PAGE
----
British Cycling boss Dave Brailsford happy with way Team Sky dealt with fall-out from Lance Armstrong doping revelations
Team Sky principal Dave Brailsford has defended the team's zero-tolerance policy on employing people who have doped.
Last Updated: 22/11/12 3:20pm
The revelations from the US Anti-Doping Agency investigation that led to Lance Armstrong being stripped of his seven Tour de France titles has had a knock-on effect for Team Sky.
Michael Barry, who rode for the team since its first year in 2010, retired before admitting to his use of performance-enhancing drugs while riding with Armstrong at US Postal earlier in his career, while Bobby Julich and Steven de Jongh - both members of the coaching staff - departed after admitting to doping during their riding careers.
Brailsford told Sky Sports News: "I don't think we can deny it was a challenging period.
"Both at Team Sky and British Cycling we try and run systems of continuous improvement and, within that system, as soon as any new information hits it then we look at it and audit it both for negative and positive information. (Then we ask) 'Do we need to change and update our system?'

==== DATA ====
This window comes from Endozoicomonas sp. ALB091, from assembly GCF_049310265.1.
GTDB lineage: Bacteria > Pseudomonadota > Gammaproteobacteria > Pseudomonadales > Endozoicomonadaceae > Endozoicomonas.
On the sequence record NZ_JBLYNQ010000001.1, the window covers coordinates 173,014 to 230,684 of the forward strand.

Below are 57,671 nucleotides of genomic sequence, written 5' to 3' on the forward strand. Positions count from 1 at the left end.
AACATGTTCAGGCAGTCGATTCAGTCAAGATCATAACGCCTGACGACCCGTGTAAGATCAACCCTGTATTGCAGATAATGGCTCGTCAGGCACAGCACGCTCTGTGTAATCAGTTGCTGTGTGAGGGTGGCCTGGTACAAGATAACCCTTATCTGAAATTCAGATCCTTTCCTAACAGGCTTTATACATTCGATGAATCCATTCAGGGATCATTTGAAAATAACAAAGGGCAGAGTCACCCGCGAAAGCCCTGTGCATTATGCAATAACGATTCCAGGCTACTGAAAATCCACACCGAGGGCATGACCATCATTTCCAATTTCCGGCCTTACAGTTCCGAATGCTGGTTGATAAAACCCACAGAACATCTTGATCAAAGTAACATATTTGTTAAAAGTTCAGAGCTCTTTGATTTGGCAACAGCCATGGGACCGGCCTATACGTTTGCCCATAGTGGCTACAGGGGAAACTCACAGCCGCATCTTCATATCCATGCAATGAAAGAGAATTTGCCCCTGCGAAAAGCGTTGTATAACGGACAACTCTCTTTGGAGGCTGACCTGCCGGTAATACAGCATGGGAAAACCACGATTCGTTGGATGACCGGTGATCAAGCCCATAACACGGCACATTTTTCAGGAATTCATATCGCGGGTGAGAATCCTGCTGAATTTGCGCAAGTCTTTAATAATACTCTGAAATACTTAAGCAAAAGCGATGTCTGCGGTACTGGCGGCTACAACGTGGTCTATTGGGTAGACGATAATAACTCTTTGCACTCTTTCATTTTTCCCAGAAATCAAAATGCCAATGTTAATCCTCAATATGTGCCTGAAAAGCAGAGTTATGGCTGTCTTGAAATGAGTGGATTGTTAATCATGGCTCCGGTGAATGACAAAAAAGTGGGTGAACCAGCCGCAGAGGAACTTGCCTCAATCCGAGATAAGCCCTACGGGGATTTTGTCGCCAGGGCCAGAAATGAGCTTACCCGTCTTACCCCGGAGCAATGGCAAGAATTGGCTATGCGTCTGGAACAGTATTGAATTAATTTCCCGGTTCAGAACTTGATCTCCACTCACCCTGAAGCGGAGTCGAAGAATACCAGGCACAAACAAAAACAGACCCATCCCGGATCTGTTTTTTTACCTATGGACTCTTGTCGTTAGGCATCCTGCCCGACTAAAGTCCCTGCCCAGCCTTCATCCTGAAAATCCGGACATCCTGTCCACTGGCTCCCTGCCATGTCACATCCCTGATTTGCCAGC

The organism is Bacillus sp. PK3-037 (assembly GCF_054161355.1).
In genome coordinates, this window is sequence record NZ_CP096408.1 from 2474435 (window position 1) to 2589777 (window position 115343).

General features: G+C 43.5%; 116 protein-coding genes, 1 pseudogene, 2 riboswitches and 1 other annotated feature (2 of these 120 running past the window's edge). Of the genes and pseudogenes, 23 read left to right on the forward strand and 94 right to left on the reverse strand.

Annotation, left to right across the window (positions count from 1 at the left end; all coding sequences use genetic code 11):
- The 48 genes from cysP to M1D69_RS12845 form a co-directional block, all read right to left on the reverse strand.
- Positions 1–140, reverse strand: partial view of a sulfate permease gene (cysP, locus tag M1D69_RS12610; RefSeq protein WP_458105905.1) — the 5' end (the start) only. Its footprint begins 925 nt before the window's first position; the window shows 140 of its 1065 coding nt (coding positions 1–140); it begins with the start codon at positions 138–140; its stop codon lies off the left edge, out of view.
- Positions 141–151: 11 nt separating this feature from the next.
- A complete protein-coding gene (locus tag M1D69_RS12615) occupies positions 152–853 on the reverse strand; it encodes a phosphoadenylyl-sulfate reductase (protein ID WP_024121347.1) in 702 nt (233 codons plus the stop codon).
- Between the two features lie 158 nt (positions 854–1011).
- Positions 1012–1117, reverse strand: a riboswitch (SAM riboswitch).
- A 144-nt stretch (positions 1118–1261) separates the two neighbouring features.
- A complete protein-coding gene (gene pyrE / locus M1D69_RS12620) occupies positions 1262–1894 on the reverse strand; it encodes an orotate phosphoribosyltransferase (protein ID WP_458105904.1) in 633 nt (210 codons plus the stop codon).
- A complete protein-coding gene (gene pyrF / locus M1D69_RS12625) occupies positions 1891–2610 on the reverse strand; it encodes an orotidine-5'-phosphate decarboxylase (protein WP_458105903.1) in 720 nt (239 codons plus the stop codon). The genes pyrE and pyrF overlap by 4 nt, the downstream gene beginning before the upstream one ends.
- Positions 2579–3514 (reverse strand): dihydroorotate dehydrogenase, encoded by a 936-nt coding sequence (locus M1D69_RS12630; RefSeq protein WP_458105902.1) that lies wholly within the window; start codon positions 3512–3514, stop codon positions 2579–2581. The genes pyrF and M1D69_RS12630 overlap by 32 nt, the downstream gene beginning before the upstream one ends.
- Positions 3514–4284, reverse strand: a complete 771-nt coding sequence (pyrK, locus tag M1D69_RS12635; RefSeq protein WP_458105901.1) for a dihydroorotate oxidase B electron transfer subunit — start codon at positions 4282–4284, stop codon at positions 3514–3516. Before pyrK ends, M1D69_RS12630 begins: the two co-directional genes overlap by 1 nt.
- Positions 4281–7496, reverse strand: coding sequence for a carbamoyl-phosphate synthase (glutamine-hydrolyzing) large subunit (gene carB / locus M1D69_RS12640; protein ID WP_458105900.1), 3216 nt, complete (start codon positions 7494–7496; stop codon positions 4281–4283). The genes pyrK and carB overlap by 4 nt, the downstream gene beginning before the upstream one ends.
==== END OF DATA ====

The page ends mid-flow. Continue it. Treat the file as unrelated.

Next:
"What happened with the Armstrong scenario is that all this information hit the sport. We looked at how this information impacted on us as a team and we then amended and updated our system.
"It is a challenge when people leave the team but we have a very clear (zero-tolerance) policy - it's a policy we believe in, a policy we started the team with and it's a policy we intend to continue with. I think that will be the cornerstone of our success."
Sean Yates, who mentored Armstrong when the American was a young professional, also retired from his role as senior sports director at Team Sky.
Yates has always denied doping during his career and of having any knowledge of Armstrong's doping - and Brailsford hopes he is not tarred by association.
"In Sean's case he did a fantastic job for Team Sky and was a key member of the Tour de France winning team," said Brailsford.
"Sean has had ill-health and he was coming to the point where he was considering not living his life on the road anyway. He made the decision to go back to his family and stop living out of a suitcase all of the time, he has spent an awful long time away. We respected that decision.
"I hope he doesn't get grouped into that overall thought process (surrounding the Armstrong revelations)."